Canadian Foreign Minister Chrystia Freeland has announced the “temporary” closure of her country’s embassy and the withdrawal of diplomatic personnel from Venezuela, claiming Ottawa had “no choice.”
In a Sunday press statement, Freeland accused the Maduro government of having “taken steps to limit the ability of foreign embassies to function” by failing to renew visas for diplomatic personnel. No evidence was provided to support the claim. She additionally claimed that that the Caribbean country is “slid[ing] deeper into dictatorship.”
The measure is to take immediate effect, with diplomatic visas reportedly due to expire at the end of June. All embassy and consular services are to be transferred to the Colombian capital of Bogota over 1,500 kilometers away.
Freeland also indicated that Ottawa will “evaluate” the status of Venezuelan diplomats in Canada “appointed by Maduro.”
Canada was the second country to recognise Juan Guaido after he swore himself in as “interim president” on January 23. It has since continued to back Guaido’s attempts to oust the Maduro government and has begun to forge diplomatic relations with the opposition leader’s representative in Canada, Orlando Viera Blanco, who has held a number of meetings with government representatives and members of parliament in Ottawa and Vancouver. The Trudeau administration has also followed US President Donald Trump in imposing several rounds of sanctions on Venezuela.
It is unknown how many Canadian citizens in Venezuela this measure will affect, but recent opposition-led estimates suggest that there are up to 50,000 Venezuelans living in Canada.
The latest diplomatic spat follows a similar confrontation in March, when the United States and Venezuela both withdrew their diplomatic teams, severed diplomatic relations and vacated the embassies. The United States had likewise recognised Guaido envoy Carlos Vecchio as Venezuela’s representative in the country.
The diplomatic standoff came to a head in Washington when US government forces violated the Vienna Convention and breached the Venezuelan embassy building to evict a group of US citizens safeguarding it with the backing of the Caracas government, leading to a number of arrests.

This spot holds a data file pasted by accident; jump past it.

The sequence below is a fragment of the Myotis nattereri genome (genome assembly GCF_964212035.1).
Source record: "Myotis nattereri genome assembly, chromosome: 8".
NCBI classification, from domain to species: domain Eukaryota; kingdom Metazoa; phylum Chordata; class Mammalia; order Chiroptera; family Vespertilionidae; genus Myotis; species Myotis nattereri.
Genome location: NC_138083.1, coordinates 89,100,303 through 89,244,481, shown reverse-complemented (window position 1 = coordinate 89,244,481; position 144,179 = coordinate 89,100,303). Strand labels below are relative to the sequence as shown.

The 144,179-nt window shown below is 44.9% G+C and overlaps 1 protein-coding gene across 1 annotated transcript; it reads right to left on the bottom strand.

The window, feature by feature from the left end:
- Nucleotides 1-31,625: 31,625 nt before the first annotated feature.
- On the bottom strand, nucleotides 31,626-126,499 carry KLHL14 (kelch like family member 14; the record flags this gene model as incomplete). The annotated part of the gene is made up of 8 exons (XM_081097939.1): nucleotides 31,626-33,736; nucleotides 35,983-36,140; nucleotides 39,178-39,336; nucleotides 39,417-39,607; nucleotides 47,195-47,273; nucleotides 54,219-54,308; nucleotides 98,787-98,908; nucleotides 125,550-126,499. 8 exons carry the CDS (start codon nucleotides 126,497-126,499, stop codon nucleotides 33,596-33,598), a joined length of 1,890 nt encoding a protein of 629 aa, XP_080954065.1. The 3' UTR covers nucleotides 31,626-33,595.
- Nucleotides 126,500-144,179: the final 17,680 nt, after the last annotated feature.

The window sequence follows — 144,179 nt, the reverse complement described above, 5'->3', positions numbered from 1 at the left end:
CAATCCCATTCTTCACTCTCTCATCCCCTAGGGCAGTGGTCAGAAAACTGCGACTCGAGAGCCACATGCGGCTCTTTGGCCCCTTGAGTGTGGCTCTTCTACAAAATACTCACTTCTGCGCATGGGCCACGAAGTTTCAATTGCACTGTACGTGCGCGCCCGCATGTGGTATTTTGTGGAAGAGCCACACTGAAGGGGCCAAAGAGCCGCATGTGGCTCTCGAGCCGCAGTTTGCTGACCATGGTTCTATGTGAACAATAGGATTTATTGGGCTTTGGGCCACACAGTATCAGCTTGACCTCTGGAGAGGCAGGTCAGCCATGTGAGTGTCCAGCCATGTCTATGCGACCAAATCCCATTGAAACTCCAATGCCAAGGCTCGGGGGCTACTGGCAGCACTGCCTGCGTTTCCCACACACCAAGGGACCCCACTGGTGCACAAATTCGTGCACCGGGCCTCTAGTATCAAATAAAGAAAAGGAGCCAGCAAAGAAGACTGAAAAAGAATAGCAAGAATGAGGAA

Brazil snubs Guaido representative
The diplomatic scuffle comes as Guaido’s team faces a setback in its efforts to replace Maduro’s diplomatic representation in Brazil.
The far-right Bolsonaro government, which similarly recognises Guaido as the legitimate Venezuelan president, had previously invited his envoy, Maria Teresa Belandria, to present her credentials at the Presidential Palace last Tuesday, only to later inform that the invitation had been withdrawn.
“I was uninvited,” she told Reuters, downplaying the political impact of the news.
Oliver Stuenkel, a professor of foreign relations at the Getulio Vargas Foundation in São Paulo, suggests, however, that the move may suggest Brasilia is losing faith in Guaido’s efforts to oust Maduro.
“[The government] realize[s] Brazil has to deal with the reality that Maduro is not going anywhere right now,” he explained.
Brazilian diplomat Paulo Roberto de Almeida also shares this idea, claiming that the snub shows increasing friction between Brazil’s civilian and military leaders.
“Recognition of Guaido’s envoy was never agreed to by the military,” he said.
Guaido promises Maduro will go this year
Guaido, for his part, told supporters in Venezuela that he will achieve his objective to seize power by the end of the year.
Speaking at a small gathering in Barinas State, Guaido proclaimed,
“We are in times of definitions, of advances, of actions (…) This didn’t start in 2019, but I’ll tell you something, it will end in 2019.”
Guaido talks to a small number of supporters in the western state of Barinas. (Courtesy / Twitter)
Guaido has previously promised supporters that he would force humanitarian “aid” into Venezuela, convince the armed forces to join his cause, and call new presidential elections. He also led a failed putsch in April.
Taking to Twitter Monday, Guaido further reiterated his pledge to do “what is needed” to oust Maduro, echoing Washington’s statements that “all options are on the table” regarding Venezuela.
Guaido has openly called for a foreign intervention into Venezuela, and is currently calling for Venezuela’s reincorporation into the Inter-American Treaty of Reciprocal Assistance (TIAR), a mutual defense pact involving sixteen countries in the hemisphere which has been cited as a possible legal justification for US military action.
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Featured image by Chris Wattie/Reuters